What Is a Touchline?
The touchline is the highest price that a buyer of a particular security is willing to bid and the lowest price at which a seller is willing to offer (or sell) at any given time in the trading day. Therefore, the touchline is the spread as represented by the bid and ask price of a security. As the bid and ask move, so does the touchline.
- The touchline is the highest price that a buyer of a particular security is willing to bid and the lowest price at which a seller is willing to offer.
- The highest bid is the touchline bid, and the lowest offer is the touchline offer or ask.
- The difference between the bid and offer (touchlines) is the spread.
Understanding the Touchline
The touchline specifies the best bid or ask for a particular security at any point in time. Very liquid securities will generally have a narrow bid-ask spread, while illiquid securities will have a wide spread. The EUR/USD currency pair, for example, is considered highly liquid and thus has a small bid-ask spread.
If a security has various buyers who are bidding at $5, $5.10, and $5.15, the touchline bid price would be $5.15. This is the highest price someone is willing to post a bid at.
At the same time, if the security has various sellers at $5.20, $5.30, and $5.35, the touchline ask price would be $5.20. This is the lowest price someone is willing to post an offer at. The bid-ask spread on this security is $5.15 for the bid and $5.20 for the ask. The spread, or difference between the bid and ask, is $0.05.
The touchline represents the best bid and/or ask price for a given asset. This relates to the bid-ask spread, which is the amount by which the ask price exceeds the bid price for an asset in the market. The bid-ask spread is essentially the difference between the highest price that a buyer is willing to pay for an asset and the lowest price that a seller is willing to accept to sell it.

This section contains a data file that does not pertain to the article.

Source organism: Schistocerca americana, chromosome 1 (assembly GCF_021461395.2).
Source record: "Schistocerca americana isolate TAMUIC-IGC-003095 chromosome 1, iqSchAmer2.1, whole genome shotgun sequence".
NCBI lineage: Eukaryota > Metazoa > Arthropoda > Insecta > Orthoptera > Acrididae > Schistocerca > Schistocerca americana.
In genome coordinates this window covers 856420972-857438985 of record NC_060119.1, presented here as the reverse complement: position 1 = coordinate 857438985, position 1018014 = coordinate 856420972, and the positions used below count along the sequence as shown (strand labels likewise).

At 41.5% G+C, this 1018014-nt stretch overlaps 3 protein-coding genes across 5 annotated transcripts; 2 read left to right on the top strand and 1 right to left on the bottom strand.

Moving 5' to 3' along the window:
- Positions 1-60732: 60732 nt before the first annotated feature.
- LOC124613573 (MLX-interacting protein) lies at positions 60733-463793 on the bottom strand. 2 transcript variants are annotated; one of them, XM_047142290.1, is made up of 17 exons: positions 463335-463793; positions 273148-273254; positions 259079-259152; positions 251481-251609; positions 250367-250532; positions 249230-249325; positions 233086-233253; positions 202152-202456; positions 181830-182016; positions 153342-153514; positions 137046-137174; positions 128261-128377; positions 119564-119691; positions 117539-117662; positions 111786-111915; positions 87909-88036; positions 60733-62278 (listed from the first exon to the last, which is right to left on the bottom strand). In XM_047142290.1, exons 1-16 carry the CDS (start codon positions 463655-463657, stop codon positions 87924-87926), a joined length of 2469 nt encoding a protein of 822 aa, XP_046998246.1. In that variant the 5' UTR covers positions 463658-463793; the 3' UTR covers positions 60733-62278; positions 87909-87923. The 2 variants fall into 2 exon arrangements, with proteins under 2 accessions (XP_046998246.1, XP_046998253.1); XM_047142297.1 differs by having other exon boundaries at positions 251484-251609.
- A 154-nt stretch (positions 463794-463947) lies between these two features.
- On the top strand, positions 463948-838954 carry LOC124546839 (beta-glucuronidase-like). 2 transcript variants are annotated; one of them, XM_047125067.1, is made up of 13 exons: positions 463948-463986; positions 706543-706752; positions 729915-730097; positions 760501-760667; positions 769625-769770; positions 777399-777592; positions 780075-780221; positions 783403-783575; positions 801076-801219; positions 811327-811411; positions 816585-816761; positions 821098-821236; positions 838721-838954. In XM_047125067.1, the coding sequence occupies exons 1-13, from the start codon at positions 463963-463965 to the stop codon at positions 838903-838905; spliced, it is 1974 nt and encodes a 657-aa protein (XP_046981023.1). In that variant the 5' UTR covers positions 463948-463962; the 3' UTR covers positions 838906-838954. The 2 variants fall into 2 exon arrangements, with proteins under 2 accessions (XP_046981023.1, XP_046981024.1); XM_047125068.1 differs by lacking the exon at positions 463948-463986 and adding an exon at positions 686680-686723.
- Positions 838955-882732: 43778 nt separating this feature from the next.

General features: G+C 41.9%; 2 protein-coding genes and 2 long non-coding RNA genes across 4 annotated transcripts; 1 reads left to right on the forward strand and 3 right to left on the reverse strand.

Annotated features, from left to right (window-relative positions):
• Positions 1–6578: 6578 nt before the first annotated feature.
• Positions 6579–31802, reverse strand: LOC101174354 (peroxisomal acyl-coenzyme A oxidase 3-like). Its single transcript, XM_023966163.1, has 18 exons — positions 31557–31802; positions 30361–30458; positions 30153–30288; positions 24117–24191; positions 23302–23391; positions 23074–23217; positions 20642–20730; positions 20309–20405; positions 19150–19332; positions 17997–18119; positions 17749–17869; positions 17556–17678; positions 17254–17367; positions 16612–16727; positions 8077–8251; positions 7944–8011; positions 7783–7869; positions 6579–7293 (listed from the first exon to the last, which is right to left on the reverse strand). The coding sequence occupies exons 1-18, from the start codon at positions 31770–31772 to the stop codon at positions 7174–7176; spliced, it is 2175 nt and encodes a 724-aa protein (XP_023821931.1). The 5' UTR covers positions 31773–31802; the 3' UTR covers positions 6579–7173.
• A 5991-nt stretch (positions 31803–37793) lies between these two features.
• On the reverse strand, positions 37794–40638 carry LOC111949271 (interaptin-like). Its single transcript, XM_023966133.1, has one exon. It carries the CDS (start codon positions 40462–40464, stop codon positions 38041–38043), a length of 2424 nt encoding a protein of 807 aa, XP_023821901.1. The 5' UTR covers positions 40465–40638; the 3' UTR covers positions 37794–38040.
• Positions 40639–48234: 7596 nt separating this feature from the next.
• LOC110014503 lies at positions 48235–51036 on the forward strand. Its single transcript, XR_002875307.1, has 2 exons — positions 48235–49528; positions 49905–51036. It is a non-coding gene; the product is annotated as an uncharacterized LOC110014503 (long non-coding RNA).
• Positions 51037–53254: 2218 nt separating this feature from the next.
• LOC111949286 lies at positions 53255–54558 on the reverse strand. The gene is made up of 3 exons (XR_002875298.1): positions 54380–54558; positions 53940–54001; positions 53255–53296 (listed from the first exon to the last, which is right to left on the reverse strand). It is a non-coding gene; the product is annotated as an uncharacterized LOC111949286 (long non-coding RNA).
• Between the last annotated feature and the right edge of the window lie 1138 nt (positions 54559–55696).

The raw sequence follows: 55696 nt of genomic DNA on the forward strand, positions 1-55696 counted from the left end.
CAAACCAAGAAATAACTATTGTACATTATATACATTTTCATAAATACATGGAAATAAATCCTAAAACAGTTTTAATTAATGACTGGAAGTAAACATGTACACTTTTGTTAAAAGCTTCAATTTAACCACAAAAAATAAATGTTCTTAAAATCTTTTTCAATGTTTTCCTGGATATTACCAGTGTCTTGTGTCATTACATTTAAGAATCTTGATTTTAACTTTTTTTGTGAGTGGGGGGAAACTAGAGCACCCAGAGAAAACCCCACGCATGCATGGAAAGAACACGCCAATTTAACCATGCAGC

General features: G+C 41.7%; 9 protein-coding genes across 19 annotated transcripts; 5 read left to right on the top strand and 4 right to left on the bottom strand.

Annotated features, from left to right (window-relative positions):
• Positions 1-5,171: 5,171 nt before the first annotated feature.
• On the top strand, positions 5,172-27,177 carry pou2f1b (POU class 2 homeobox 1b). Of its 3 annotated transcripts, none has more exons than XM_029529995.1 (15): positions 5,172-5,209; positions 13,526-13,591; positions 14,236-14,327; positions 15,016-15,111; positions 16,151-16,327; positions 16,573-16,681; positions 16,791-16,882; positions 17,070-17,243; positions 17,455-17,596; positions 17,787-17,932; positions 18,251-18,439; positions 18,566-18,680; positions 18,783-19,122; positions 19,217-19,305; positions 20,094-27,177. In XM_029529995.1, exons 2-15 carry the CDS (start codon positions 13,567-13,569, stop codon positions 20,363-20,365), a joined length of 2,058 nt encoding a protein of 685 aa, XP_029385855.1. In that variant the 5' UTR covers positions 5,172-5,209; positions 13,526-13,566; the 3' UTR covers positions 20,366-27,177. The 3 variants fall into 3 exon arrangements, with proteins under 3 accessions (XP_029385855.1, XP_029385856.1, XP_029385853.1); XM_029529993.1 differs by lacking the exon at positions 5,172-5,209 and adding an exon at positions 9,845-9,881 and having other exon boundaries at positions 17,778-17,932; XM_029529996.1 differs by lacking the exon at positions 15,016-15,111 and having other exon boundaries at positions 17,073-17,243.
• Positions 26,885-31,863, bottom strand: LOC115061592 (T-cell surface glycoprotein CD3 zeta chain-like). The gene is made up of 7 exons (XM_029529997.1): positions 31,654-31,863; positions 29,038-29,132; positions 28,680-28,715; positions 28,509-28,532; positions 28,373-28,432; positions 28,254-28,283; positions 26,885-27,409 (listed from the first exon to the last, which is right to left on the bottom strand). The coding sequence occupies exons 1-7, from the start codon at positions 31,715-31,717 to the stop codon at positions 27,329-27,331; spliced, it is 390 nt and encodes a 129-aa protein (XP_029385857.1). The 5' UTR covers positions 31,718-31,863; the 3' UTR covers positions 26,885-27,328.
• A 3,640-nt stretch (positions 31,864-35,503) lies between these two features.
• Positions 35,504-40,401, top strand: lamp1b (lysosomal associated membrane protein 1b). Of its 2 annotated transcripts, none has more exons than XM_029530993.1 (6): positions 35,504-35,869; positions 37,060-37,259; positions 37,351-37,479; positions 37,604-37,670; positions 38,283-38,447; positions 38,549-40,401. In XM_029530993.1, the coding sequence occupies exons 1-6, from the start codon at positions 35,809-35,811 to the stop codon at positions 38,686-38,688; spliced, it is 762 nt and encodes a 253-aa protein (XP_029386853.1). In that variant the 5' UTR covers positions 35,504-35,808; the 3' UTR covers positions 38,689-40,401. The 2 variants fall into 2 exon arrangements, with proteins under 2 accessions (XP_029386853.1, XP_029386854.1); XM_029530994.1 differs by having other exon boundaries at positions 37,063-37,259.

The bid-ask spread reflects the supply and demand for a particular asset, with the bids representing the demand and the asks representing the supply. The depth of the bids and asks can have a significant impact on the bid-ask spread, making it widen substantially if one outweighs the other or if both are not robust.
Market makers and traders exploit the bid-ask spread and the depth of bids and asks to net the spread difference. This is one of the main ways traders and market makers bring in a profit. For example, a market maker may bid at $5.10 and also offer at $5.15. If someone sells to the market maker, the market maker will have bought at $5.10. If someone buys from the market maker at $5.15, the market maker will have made $0.05 on each share traded.
The size of the bid-ask spread from one asset to another differs mainly because of the difference in liquidity of each asset. Certain markets are more liquid than others. Some less-liquid assets may have spreads that are up to 1% or more of the bid price.
Example of the Touchline in an Active Stock
The following image is a screenshot of the bid and ask prices in Twitter Inc. (TWTR) at a particular time during the day.
The bid price is the highest bid someone is willing to post at that particular moment, and the ask is the lowest posted price someone is willing to offer at in that particular moment.
The bid and ask prices are not static. Someone may sell directly to the bid or buy directly from the offer, which will remove the shares posted at that price.
In this example, there are 1,000 (10 x 100 shares, or 10 x Round Lot) shares being bid at $40.12. If someone were to sell 1,000 shares to the bid price, the bid price would not be $40.12 anymore, but rather the next highest bid. In a liquid stock, the next bid or offer is usually 1 cent below the current bid, or 1 cent above the current offer. In this case, the next bid would be $40.11 under normal circumstances.
For this image, the bid touchline is $40.12, and the offer touchline is $40.13.